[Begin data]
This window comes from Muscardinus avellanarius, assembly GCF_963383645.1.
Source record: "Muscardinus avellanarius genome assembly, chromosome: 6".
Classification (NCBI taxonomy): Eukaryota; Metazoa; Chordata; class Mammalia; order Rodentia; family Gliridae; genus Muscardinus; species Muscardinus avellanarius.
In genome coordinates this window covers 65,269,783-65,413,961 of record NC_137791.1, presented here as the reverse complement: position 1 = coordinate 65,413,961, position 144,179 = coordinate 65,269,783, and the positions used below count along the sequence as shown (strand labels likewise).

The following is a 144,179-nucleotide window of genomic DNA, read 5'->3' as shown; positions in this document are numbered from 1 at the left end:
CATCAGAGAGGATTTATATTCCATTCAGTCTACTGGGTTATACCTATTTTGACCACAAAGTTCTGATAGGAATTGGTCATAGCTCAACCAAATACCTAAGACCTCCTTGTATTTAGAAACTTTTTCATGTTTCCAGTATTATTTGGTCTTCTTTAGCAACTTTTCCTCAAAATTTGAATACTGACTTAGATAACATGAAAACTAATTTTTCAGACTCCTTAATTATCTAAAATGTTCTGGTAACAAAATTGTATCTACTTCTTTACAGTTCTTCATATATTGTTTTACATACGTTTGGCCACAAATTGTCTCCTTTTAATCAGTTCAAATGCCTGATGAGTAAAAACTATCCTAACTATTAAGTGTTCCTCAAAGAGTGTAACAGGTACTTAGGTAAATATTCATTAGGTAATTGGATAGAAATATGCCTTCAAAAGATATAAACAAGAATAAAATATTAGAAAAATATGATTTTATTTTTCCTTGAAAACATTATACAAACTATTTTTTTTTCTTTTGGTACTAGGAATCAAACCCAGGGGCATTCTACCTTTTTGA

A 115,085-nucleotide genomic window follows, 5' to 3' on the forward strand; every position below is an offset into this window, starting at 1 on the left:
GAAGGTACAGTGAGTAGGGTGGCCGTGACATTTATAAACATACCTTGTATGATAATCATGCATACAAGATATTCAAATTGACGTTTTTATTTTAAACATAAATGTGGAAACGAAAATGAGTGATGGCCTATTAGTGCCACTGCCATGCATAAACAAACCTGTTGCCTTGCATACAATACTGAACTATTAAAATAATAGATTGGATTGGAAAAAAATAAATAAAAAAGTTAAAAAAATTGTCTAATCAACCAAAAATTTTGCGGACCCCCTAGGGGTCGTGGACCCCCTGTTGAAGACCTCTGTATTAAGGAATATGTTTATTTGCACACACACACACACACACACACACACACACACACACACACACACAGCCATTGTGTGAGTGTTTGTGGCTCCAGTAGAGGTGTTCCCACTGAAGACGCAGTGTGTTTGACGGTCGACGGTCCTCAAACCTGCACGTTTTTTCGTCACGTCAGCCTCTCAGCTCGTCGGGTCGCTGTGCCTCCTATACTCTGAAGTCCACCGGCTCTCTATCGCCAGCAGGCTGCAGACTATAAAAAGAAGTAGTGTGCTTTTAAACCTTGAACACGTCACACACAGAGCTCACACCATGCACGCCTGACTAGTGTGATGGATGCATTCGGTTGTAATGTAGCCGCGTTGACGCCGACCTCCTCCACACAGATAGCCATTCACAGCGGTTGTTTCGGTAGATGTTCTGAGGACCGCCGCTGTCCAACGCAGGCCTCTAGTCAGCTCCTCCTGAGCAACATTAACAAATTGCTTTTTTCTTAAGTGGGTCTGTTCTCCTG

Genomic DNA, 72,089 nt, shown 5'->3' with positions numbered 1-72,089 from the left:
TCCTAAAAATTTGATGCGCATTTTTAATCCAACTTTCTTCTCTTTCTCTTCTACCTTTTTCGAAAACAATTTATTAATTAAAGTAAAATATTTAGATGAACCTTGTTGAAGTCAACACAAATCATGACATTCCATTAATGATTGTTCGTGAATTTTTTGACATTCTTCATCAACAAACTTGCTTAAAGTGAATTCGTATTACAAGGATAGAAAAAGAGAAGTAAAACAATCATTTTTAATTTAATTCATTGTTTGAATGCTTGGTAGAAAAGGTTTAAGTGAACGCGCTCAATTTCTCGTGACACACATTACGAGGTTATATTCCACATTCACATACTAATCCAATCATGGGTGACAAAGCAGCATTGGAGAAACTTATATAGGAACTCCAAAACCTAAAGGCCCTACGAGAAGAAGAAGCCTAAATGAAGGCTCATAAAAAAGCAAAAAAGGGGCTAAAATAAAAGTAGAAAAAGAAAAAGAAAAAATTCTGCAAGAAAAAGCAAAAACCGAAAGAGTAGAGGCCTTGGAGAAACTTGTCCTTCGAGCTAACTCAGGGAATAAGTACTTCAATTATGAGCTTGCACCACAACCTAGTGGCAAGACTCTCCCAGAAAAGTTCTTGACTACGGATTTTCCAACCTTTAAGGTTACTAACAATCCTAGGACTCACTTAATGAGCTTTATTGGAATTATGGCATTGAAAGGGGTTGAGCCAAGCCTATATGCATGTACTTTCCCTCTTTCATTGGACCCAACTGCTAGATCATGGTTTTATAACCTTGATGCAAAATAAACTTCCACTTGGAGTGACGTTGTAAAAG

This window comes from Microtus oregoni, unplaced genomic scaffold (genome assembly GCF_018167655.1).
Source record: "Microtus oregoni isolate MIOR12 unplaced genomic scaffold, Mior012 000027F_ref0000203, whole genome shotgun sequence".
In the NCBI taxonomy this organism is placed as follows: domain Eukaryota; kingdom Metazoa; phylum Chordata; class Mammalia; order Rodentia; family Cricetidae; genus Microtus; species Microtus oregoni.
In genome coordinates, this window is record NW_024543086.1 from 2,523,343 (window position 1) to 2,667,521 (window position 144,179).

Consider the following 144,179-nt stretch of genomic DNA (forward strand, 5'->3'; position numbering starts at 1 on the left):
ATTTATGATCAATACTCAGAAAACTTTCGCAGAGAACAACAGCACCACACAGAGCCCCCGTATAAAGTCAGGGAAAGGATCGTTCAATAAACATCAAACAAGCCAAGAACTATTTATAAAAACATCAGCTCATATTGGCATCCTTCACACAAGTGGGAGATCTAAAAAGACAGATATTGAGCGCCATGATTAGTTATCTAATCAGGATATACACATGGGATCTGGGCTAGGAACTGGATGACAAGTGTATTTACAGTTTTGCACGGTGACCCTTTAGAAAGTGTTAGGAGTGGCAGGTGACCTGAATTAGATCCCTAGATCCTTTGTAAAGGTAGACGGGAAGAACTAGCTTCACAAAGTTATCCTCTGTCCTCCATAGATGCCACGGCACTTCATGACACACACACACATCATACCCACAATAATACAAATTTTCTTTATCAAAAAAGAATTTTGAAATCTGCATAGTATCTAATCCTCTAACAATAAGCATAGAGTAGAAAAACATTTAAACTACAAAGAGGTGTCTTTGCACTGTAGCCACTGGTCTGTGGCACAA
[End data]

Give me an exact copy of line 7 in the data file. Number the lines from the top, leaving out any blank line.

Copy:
A 115,085-nucleotide genomic window follows, 5' to 3' on the forward strand; every position below is an offset into this window, starting at 1 on the left: